Abergavenny and its picturesque surrounding countryside have always been blessed with more than their fair share of good food venues and very congenial pubs. At one time, work and friends took us to the area regulary and we made the most of our opportunities to enjoy top meals at the Walnut Tree in the glory days of Ann and Franco Taruschio.
Life, work and friends moved on and our decision to stop eating meat left us often with no decent options on traditional menus, so we slowly drifted away and it’s been a while since we gazed on the beauty of the Blorenge. During a recent house clearout we were contemplating this state of affairs over some old receipts from favourite food haunts and thinking wistfully that we must find a reason to visit Abergavenny again.
It’s funny how things come together in life. Late June we read a glowing review on the Kavey Eats blog of a newly opened small plates restaurant in Abergavenny called The Gaff which looked very appealing https://www.kaveyeats.com/2019/06/run-dont-walk-to-abergavennys-newest-restaurant-the-gaff.html . Three weeks later and we bump into Kavey and Pete coincidentally while catching the last days of Romy Gill’s stunning food in her Thornbury kitchen. During our chat Kavey confirmed that The Gaff would be ideal for us and so we agreed to visit together – K&P apparently looking for any excuse for a revisit.
Entrance to The Gaff is almost directly opposite the Abergavenny Morrisons’ car park between the K&J crafts shop and Bean and Bread café. There’s a pay and display car park in the adjacent Brewery Yard and another round the block in Tiverton Place. Both are fee-free in the evening, so access was no problem. The entrance leads into a newly developed and picturesque courtyard, planted with runner beans, herbs and a grapevine as well as a thoughtful selection of herbaceous plants. Glass-topped tables and sunshades offer a great alfresco opportunity on a warm summer evening but, after drinks, we opted for inside and its added bonus of being able to view the action in the open kitchen. The interior is airy, spacious and contemporary with tasteful nods to the building’s old roots; much careful work has clearly gone in to converting three previously derelict sheds.
The drinks menu is small but perfectly formed with Flawsome soft drinks, Aperol, decent wines by the glass and two tiny rebel beers. Their sole champagne is Bollinger and Nyetimber the only sparkling, which we think shows pure class.
We started with two snacks. Pain de campagne & marmite butter was a small, round loaf of light, warm bread with a generous dollop of a punchy whipped marmite butter. No eking out or fighting over the butter here, you could spread it several mm thick and roll it round your tongue while you eat it. Even Mme., who wouldn’t look at a jar, enjoyed this mellow expression.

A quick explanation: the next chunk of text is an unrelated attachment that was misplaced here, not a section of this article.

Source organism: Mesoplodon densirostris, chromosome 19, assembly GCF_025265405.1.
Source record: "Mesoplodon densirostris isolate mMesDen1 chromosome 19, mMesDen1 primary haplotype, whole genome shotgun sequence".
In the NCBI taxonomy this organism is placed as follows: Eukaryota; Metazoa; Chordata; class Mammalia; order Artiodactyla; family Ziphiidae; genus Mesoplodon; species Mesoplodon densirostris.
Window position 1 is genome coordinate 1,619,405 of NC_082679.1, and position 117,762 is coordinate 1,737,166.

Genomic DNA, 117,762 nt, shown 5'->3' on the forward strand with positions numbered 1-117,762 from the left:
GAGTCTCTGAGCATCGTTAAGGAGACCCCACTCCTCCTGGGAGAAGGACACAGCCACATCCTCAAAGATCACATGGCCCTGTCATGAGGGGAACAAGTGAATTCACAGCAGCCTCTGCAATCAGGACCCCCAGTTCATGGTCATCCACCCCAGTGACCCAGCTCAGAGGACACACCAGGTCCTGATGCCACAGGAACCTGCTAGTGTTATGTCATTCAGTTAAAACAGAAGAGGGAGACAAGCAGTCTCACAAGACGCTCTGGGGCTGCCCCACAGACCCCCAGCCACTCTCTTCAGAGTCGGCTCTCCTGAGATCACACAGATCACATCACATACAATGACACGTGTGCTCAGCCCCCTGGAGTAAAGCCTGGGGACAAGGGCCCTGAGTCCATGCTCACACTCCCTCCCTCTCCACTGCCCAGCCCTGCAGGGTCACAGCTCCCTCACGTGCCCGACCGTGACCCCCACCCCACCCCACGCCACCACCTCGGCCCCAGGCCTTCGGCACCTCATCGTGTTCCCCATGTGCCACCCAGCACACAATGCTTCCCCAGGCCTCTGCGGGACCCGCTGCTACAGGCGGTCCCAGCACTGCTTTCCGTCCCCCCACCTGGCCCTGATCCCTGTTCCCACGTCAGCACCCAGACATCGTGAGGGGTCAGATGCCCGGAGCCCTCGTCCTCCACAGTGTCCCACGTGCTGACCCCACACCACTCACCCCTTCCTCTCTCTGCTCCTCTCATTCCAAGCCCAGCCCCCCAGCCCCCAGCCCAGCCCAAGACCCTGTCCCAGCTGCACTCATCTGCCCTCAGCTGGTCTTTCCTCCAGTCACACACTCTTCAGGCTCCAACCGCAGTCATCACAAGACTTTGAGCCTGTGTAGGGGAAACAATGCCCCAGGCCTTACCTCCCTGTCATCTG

Mushroom Arancini was unanimously voted dish of the night, meltingly moist in the mouth with a big savoury umami mushroom hit. We all marvelled at the skill of the kitchen for getting them so moist and yet keeping them in one crunchy-crumbed piece. Each sat in a small puddle of a light garlic mayo which was not too strong, so it didn’t drown the flavour of the rice balls.
Cornish Potato Romesco might look to some like a failed attempt at patatas bravas but there was no failure here. Buttery, soft, waxy potatoes, incredibly evenly cooked. Perfect in their own right but add in the well balanced Romesco sauce and you have a substantive, super-savoury dish that is totally addictive.
Carrots, not cooked in beef fat for our benefit, were still thumpingly “roasty” in quality. Beautifully seasoned and herbed with the fulsome texture of well roasted root vegetables, yet still somehow delicate. We’ve not had better carrots.
Tenderstem broccoli came coated in a robust garlic sauce with grated veggie cheese. It was perfectly cooked to an asparagus-like texture and delectably vampire-unfriendly.
Broad bean hummus was a soft, coarsely textured savoury/sharp broad bean paste with an unexpected hit of mint. It was covered in perfectly cooked slices of their own runner beans (were they grown in the courtyard?), showcasing that vegetable at its finest. This was a very modern dish of great finesse that worked extremely well, we think it’s so good it deserves to trend.